Click here to read about the covid-19 policies for our Raleigh shop.

Spitboy: Body of Work 12"

Spitboy: Body of Work 12"


Tags: · 90s · bay area · hardcore · hcpmf · punk · reissues
Regular price
$28.00
Sale price
$28.00

Spitboy blazed trails for feminist musicians in the San Francisco Bay Area and beyond during their brief but impactful life, touring the United States, Europe, Australia, New Zealand, and Japan. Releasing records on labels such as Ebullition, Allied Recordings, and Bay Area punk institution Lookout Records, they stood solitarily against what, at the time, was an almost entirely male-dominated sub culture of punk and hardcore. Formed in response to the homogenized masculinity of the late 1980's and early 1990s scene, their brash and abrasive style of music was paired equally with their confrontational live shows, and unwillingness to tolerate preconceived gender roles and social norms within the punk scene, and American society at large. Body of Work (1990-1995) features fully remastered versions of the band's complete discography plus liner notes by Billie Joe Armstrong and Vique Simba.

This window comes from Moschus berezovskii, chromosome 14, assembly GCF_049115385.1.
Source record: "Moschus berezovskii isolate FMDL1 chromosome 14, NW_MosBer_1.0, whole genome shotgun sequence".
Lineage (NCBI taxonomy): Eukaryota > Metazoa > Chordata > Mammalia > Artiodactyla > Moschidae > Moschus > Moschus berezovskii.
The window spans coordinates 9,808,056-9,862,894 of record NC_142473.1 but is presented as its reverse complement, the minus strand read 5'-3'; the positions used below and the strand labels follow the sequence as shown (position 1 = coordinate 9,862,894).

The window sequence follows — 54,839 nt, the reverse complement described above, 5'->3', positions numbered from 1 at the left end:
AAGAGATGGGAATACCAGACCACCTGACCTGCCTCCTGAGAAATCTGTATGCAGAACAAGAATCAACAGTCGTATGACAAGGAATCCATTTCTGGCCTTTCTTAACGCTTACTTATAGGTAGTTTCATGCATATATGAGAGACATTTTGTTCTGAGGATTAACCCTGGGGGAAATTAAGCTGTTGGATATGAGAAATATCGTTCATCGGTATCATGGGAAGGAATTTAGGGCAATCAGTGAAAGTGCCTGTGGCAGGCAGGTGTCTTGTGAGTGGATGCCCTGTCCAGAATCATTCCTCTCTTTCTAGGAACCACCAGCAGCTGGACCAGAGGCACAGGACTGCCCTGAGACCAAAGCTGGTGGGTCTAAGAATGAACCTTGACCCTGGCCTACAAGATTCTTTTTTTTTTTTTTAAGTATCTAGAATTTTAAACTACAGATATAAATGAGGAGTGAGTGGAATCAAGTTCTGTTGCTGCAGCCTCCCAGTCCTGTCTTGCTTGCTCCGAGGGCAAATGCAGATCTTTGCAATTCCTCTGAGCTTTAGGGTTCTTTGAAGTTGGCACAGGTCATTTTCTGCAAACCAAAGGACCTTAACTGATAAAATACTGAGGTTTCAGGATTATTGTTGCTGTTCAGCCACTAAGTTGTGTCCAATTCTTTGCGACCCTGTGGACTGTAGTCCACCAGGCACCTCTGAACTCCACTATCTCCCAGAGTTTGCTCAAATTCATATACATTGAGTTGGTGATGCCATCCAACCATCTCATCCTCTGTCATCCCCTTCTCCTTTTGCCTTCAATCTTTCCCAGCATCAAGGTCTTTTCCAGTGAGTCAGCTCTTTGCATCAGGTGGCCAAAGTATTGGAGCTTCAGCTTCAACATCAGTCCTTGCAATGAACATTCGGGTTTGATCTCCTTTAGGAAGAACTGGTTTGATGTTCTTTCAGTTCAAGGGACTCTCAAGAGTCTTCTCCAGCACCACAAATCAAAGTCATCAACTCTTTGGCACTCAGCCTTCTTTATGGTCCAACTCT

Our take: Don Giovanni Records collects the entire recorded output of 90s punks Spitboy on this great-looking gatefold double album. I missed Spitboy the first time around. I was an early teenager during the years when they were an active band, and with one foot on the Nirvana > Sonic Youth > Fugazi punk path and another on the Green Day > Rancid > NOFX path, I had little frame of reference for the music they were making. Add in the expected immaturity of a teenage boy and the fact that, by the time I heard Spitboy, elements of their sound like the grooving rhythms and dual vocals had been coopted by nu-metal (ironically the bro-iest of subgenres), and I didn’t have a way into their music. However, I know they were an important band to many people, so I was excited to give them another try with this collection. It’s funny, while I hear plenty of the grimy Bay Area hardcore that I expected, the comparison that came to mind most often when I was listening to Body of Work was Jawbreaker. While the vocals are very different, as in Jawbreaker’s music, Spitboy’s songs let the bass form the melodic and rhythmic backbone, with the guitars not so much riffing as providing texture through dense, complex chords. Spitboy’s sound trades Jawbreaker’s pop undercurrent for something more like early Neurosis’s apocalyptic chug, but there’s something similar in the approach. As one would hope, Body of Work’s packaging gives plenty of space to Spitboy’s lyrics, which were a huge part of the band’s appeal. I’d love to say that Spitboy’s lyrics feel ahead of their time, but the world is still a long way from catching up. I’m sure there’s space for this kind of expression in other genres, but I rarely see this style of personal, introspective lyrics in the current hardcore scene, and when you do, it’s typically from cis men. Reading through the lyrics, I’m struck by this sensation of feeling wounded, and the mix of dissonance and aggression in the music compounds that feeling. Spitboy’s lyrics and music are challenging, but the challenge is still worth taking up.